Jul 20, 2012 · 5 minutes

I’ve met with several gaming companies with Western connections during my time here in China, and I’ve been struck by the different approach each is taking to the market. All seemed pretty confident that they were doing it the “right” way, which probably means they’re all “right” to a different degree. Here’s a rundown of what I learned.

Cmune: From Beijing to the World, Then Looking Closer to Home

Cmune is the creator of Uberstrike, a cross-platform first-person shooter that claims 1 million monthly active users and one of the most popular games on Facebook. It boasts 1 million downloads from the Mac App Store alone, and the company received first-round funding from Atomico, the venture firm started by Skype co-founder Niklas Zennström.

While Cmune has a very international team, headed by a Frenchman and a New Zealander, and so far targets an international market that doesn’t include China, it chooses to be based in Beijing. CEO and co-founder Ludovic Bonin told me the company is there because it’s strategically placed between East and West. In Beijing, the guys can get easy access to the likes of South Korea, Japan, Hong Kong, and Southeast Asia, but it's also a tech hub, so industry people from Silicon Valley and Europe are visiting on a daily basis.

Cmune plans to take on the China market eventually, but it's not in a hurry to do so. Because the market is so competitive, Bodin told me, if you’re going to enter it you have to be all in. “We’re going to enter China when we’re in a position to win, and not just to play,” Bonin said.

Red Atoms: From Silicon Valley to Dominance in the Three Kingdoms

David Liu spent 20 years in Silicon Valley before ultimately deciding to return to China. The founder of mobile gaming company Red Atoms, who holds a PhD in software composition from Stanford, worked for HP, Silicon Graphics, and McKinsey & Company before starting two of his own companies. One of which was an enterprise software business, the other did digital outdoor advertising. It wasn’t until 2010, picking up on consumer trends, that he decided to focus on social games.

In Red Atoms’ first year, the company concentrated on producing games for Facebook and the US market, starting off with Bar Society and Treasure Life. The company also launched a game in Japan. While the management team was based in California, much of the production team was in China. The US and Japan turned out to be very tough markets to crack, so in 2011 Liu decided to move his whole team to China to focus on mobile games.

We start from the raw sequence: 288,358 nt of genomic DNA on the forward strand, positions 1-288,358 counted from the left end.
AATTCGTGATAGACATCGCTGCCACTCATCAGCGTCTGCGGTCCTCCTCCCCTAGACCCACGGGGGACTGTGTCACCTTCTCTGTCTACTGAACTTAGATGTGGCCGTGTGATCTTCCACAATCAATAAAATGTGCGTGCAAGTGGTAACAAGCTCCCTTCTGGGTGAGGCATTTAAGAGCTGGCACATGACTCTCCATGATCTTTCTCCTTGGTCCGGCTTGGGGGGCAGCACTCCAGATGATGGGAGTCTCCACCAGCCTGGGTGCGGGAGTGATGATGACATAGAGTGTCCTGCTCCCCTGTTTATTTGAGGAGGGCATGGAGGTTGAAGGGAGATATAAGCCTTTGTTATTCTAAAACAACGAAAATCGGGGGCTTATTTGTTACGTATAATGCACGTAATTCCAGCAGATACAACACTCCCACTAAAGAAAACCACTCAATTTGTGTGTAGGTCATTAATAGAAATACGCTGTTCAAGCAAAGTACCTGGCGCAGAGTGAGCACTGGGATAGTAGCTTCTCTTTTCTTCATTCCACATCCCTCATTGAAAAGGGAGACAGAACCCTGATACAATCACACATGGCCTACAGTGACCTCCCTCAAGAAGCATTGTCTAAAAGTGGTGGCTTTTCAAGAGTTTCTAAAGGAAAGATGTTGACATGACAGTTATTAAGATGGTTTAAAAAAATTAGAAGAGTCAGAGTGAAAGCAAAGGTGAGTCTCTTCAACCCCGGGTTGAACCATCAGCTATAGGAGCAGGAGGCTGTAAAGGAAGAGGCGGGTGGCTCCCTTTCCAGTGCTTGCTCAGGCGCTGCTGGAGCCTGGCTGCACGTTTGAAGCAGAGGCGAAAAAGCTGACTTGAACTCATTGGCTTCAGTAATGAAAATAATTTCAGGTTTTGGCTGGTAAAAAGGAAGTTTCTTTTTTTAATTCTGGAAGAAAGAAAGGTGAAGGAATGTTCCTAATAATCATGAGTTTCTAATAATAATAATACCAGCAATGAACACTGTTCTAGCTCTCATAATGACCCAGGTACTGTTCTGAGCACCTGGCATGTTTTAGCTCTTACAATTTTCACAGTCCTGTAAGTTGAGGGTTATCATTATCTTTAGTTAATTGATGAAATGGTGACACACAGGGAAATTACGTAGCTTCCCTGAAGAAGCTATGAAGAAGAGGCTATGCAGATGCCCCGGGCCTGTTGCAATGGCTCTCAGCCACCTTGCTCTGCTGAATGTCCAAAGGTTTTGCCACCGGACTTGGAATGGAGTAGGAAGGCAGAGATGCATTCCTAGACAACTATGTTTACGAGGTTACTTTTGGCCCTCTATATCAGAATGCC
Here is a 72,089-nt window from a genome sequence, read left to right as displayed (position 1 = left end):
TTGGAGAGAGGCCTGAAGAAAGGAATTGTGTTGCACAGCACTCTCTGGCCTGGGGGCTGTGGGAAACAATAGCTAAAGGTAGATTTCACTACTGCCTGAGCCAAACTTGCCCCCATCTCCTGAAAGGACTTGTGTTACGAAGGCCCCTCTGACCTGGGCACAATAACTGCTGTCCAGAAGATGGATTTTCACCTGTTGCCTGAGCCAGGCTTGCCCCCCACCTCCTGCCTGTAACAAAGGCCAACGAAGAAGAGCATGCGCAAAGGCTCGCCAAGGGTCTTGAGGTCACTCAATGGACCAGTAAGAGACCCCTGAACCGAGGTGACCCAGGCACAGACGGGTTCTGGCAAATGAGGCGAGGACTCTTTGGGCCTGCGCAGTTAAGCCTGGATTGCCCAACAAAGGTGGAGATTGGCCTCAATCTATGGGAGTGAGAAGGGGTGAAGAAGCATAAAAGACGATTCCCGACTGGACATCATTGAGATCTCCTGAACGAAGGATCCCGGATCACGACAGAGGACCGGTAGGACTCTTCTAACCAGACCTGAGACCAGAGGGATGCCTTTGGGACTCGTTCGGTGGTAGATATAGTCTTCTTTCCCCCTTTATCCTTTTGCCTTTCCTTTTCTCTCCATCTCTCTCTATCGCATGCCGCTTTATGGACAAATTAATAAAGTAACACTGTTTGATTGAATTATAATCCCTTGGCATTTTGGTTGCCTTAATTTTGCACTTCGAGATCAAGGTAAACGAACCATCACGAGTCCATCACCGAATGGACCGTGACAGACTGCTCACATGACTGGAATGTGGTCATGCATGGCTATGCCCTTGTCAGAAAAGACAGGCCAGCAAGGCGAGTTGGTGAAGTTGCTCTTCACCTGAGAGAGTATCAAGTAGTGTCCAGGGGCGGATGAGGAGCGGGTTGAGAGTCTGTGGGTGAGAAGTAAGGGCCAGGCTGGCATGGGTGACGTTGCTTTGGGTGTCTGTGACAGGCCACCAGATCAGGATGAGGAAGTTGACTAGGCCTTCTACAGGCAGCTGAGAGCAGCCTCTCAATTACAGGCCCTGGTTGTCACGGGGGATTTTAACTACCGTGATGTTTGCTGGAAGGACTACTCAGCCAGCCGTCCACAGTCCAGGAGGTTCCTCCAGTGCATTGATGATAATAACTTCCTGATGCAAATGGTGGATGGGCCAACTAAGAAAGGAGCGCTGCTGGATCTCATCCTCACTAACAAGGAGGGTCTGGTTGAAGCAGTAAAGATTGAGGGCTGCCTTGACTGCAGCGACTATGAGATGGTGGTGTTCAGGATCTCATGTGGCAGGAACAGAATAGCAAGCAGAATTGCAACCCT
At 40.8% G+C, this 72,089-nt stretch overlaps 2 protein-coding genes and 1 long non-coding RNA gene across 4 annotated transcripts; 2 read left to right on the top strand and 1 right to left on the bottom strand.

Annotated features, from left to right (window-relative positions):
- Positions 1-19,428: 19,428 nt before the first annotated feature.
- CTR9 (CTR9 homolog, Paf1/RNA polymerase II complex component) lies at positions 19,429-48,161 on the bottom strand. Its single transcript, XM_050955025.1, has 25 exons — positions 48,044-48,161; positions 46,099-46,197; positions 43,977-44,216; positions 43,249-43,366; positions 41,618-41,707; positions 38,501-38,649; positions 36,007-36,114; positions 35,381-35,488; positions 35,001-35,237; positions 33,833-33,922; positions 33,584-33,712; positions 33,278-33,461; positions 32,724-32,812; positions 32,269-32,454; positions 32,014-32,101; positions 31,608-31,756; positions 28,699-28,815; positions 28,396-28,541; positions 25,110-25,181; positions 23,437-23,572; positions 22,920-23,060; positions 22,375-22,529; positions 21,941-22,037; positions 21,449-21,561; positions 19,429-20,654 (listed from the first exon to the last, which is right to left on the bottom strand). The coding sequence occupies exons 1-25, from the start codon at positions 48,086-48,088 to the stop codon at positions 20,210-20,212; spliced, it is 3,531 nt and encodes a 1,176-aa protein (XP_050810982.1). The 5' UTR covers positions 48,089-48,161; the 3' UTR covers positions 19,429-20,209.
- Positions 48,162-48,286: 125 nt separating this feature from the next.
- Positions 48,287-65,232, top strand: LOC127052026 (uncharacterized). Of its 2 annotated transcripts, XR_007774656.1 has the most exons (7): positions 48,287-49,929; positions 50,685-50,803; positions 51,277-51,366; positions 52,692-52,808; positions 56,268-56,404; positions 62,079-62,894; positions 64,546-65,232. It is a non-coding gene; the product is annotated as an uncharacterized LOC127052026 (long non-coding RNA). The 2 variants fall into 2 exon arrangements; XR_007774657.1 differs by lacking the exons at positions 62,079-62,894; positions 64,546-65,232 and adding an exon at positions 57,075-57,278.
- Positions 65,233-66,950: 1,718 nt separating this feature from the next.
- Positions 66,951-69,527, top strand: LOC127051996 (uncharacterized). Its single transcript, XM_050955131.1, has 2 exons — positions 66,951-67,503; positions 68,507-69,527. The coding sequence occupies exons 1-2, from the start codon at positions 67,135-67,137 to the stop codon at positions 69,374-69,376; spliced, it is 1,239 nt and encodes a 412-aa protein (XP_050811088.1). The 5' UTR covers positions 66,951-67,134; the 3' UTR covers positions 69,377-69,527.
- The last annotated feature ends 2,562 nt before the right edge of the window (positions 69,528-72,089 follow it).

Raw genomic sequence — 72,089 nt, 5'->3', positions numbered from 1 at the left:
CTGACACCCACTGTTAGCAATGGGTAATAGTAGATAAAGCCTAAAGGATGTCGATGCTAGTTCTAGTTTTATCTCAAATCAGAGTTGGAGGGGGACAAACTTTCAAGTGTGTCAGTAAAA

“To be a successful company, everybody needs to have a China strategy,” Liu told me. “Our China strategy is being in China.”

It was a risk, but consequences of not acting were just as severe. “It was a hunch,” Liu admits, albeit one grounded in careful market analysis. “If we were wrong, we were dead. But we could be right. If we didn’t change, we could have been dead too.”

In the year since Red Atoms has been based in Beijing, it has released three games, one of which – Three Kingdoms Now – is on of the top-grossing games on both the iPhone and the iPad.

What advantage does Liu’s company have over its competitors? “We have an inherent understanding of what the Chinese customers want,” Liu said.

I pointed out, other companies such as Spil Games and PopCap have offices in Shanghai. Does that not mean they’re well placed to compete here, too? Liu let loose a small smile. “If they moved their headquarters here, that would be different.”

PopCap Games: Western Company, Shanghai Office, and Extreme Localization

PopCap Games, the maker of Plants vs Zombies, has a large office in Shanghai. Even though the company was acquired by EA, it operates independently. PopCap’s approach to China differs from Red Atoms’. The company’s Shanghai office leader James Gwertzman told me that it does “extreme localization” for its games in China, with impressive effect.

The original iPhone version of Plants vs Zombies, for instance, sold pretty well in China, but when the company launched a Chinese-language edition, sales of the game doubled. Then, PopCap went one step further: It launched a “Great Wall” edition, with localized characters and settings. Internet giant Tencent helped distribute the game, and it did far better than the company's previous efforts in China.

“We’re not just localizing in text anymore,” said Gwertzman. “We’re localizing the content as well.” The results suggest that PopCap is doing just fine without having its headquarters in China. “When you really make it very local, it demonstrates that you’re really making a commitment to this market,” he said. “Fans absolutely respond to that.”

PopCap’s localization approach is similar to that of Spil Games, which uses a common platform for its products but localizes the interfaces and experiences for markets all over the world, including China.

Yodo1: Offering Western Developers a Leg-Up Into China

Even for Western companies that have no presence in China, there is still hope for entering the market. Although China’s gaming market is not yet as lucrative as Japan or the US, opportunities in mobile are opening up fast and wide. Especially in mobile. By the end of the year, analysts expect there will be more mobile gamers than PC gamers in the country, and revenue from mobile games is expected to grow to a few billion dollars in the next five years, up from $600 million in 2011.

A new company called Yodo1 hopes to take advantage of that by helping Westerners localize their game for the China market. Robot Entertainment, creators of Hero Academy, are the first to partner with Yodo1, which offers localization at every level of the game, from graphics to business model, to culturalizing the storylines.

If the world really is flat, Yodo1 provides game developers with a pretty good skateboard.